DURANT 1926: Transcendental Analytic

Reference: The Story of Philosophy

This paper presents Chapter VI, Immanuel Kant and German Idealism, Section 3 (part 2) from the book THE STORY OF PHILOSOPHY by WILL DURANT. The contents are from the 1933 reprint of this book by TIME INCORPORATED by arrangement with Simon and Schuster, Inc.

The paragraphs of the original material (in black) are accompanied by brief comments (in color) based on the present understanding.  Feedback on these comments is appreciated.

The heading below is linked to the original materials.

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Transcendental Analytic

So we pass from the wide field of sensation and perception to the dark and narrow chamber of thought; from “transcendental esthetic” to “transcendental logic.” And first to the naming and analysis of those elements in our thought which are not so much given to the mind by perception as given to perception by the mind; those levers which raise the “perceptual” knowledge of objects into the “conceptual” knowledge of relationships, sequences, and laws; those tools of the mind which refine experience into science. Just as perceptions arranged sensations around objects in space and time, so conception arranges perceptions (objects and events) about the ideas of cause, unity, reciprocal relation, necessity, contingency, etc.; these and other “categories” are the structure into which perceptions are received, and by which they are classified and moulded into the ordered concepts of thought. These are the very essence and character of the mind; mind is the coordination of experience.

In the first stage we grouped perceptual elements to generate perceptions of objects. In this second stage we group perceptions of objects to generate conception (ideas) of categories (names, relationships, sequences and laws) to identify or classify those objects,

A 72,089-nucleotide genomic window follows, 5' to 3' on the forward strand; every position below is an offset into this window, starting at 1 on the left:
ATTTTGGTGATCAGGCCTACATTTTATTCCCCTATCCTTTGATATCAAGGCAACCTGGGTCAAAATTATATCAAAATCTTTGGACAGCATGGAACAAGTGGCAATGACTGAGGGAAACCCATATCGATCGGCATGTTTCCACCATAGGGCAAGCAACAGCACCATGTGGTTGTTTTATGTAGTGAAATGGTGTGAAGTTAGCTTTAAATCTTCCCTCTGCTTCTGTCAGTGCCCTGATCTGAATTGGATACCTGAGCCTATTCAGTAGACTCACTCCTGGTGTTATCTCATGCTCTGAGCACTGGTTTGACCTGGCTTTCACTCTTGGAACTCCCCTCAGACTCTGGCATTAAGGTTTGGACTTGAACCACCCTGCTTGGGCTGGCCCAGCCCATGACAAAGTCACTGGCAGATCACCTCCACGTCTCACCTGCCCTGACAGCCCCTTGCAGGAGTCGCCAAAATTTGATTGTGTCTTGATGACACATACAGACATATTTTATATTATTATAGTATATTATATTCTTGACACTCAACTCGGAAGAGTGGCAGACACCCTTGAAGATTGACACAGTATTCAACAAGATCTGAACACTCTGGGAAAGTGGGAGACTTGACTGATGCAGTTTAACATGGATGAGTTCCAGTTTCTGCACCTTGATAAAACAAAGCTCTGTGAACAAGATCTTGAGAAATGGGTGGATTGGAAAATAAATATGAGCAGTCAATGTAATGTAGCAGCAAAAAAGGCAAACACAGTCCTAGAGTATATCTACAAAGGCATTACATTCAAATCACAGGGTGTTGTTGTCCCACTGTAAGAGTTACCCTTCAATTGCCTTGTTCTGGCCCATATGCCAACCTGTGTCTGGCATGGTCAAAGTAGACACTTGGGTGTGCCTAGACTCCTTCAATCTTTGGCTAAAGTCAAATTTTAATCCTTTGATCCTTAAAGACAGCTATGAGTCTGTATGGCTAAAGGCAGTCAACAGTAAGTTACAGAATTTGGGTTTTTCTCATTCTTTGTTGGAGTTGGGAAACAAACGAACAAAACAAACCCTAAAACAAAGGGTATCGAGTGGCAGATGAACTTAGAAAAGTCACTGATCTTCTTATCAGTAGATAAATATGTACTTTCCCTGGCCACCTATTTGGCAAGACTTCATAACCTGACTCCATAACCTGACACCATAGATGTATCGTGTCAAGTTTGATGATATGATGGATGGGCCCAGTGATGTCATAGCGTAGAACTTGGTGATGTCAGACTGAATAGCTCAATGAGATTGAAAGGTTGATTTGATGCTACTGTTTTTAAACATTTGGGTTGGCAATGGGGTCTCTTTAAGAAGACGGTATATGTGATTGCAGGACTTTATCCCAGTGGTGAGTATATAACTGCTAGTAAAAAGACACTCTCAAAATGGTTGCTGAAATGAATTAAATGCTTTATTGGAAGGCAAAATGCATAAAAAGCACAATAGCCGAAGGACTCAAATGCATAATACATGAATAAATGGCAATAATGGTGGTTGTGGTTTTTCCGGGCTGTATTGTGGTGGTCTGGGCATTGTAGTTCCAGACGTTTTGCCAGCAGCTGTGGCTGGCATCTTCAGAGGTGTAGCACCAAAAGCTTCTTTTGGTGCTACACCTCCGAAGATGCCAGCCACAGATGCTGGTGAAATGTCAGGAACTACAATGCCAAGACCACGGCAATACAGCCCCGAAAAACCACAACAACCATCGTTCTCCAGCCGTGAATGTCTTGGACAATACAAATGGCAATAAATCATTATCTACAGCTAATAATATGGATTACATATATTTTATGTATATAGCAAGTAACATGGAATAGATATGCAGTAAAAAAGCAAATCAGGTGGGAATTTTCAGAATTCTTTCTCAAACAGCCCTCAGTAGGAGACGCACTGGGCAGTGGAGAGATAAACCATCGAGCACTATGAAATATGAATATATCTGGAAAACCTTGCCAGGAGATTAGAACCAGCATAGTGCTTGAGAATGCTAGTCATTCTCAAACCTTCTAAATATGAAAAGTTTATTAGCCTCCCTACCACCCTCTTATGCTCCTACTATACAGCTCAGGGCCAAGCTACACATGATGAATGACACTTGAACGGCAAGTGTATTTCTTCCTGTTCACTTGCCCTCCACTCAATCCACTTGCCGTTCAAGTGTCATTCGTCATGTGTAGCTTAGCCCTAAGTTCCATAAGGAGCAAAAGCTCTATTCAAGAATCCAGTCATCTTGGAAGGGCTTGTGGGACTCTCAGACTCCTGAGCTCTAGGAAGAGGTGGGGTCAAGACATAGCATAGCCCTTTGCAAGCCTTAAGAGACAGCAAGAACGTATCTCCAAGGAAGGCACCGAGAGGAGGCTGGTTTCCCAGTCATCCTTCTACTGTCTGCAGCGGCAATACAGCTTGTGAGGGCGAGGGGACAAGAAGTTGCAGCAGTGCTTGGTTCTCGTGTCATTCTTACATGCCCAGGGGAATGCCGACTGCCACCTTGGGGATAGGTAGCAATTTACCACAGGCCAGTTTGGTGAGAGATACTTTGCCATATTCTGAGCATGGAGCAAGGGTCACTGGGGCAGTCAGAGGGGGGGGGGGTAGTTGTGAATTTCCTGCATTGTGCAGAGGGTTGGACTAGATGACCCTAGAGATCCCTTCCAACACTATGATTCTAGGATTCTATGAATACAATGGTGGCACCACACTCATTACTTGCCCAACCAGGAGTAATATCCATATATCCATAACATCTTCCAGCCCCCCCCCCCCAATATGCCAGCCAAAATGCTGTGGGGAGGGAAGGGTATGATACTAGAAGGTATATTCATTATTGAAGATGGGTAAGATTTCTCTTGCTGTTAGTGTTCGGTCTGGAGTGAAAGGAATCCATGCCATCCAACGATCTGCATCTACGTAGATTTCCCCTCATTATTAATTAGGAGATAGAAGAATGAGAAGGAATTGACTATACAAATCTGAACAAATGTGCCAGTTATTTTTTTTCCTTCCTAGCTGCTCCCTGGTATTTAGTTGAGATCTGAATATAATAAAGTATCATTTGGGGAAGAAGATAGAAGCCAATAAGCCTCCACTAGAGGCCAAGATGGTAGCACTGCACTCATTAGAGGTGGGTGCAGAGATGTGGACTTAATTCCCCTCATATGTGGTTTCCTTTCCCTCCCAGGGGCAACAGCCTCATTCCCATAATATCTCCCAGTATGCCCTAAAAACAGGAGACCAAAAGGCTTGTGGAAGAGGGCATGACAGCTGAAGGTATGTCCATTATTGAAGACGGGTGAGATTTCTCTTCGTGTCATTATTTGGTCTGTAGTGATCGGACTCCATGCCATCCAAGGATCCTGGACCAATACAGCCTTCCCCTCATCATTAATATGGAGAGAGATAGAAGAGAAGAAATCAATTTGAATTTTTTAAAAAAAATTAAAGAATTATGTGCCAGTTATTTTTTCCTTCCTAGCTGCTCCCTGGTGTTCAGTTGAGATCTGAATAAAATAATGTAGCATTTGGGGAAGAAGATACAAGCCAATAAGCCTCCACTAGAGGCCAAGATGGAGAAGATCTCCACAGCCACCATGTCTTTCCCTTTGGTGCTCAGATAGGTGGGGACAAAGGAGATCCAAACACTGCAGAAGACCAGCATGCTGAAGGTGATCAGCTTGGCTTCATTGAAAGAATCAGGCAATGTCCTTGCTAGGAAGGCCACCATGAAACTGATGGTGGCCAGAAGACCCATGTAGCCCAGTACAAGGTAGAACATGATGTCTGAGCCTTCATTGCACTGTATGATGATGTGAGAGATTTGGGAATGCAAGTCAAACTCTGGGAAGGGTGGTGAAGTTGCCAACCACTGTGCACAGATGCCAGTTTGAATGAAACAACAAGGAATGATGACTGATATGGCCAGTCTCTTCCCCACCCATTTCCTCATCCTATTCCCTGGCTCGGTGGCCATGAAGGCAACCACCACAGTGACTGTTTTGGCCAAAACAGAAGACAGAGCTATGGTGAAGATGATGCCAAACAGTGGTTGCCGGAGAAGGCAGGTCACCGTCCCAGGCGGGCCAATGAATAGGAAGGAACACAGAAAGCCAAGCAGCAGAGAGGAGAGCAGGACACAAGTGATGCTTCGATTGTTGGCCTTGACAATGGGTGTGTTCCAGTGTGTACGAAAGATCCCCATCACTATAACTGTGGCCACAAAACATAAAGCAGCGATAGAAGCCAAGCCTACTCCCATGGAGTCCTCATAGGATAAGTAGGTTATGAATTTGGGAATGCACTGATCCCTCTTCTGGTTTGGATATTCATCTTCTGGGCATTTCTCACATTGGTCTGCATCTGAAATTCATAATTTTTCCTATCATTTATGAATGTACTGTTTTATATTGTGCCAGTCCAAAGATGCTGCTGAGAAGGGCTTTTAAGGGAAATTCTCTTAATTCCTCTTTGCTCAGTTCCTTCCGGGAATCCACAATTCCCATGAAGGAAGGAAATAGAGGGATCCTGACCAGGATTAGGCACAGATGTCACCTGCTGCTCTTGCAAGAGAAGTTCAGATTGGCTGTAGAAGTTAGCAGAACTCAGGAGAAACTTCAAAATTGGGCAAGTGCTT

An interesting dichotomy here is “perception—Inference”. Perception is obtained directly from sensation but deep inference is at the other end of the spectrum. The innate characteristics of the mind are the result of deep inferences.

And here again observe the activity of this mind that was, to Locke and Hume, mere “passive wax” under the blows of sense-experience. Consider a system of thought like Aristotle’s; is it conceivable that this almost cosmic ordering of data should have come by the automatic, anarchistic spontaneity of the data themselves? See this magnificent card-catalogue in the library, intelligently ordered into sequence by human purpose. Then picture all these card-cases thrown upon the floor, all these cards scattered pell-mell into riotous disorder. Can you now conceive these scattered cards pulling themselves up, Munchausen-like, from their disarray, passing quietly into their alphabetical and topical places in their proper boxes, and each box into its fit place in the rack,–until all should be order and sense and purpose again? What a miracle-story these sceptics have given us after all!

Yes mind is dynamic and yet it may be operating on a computer-like program. But where does this programming come from?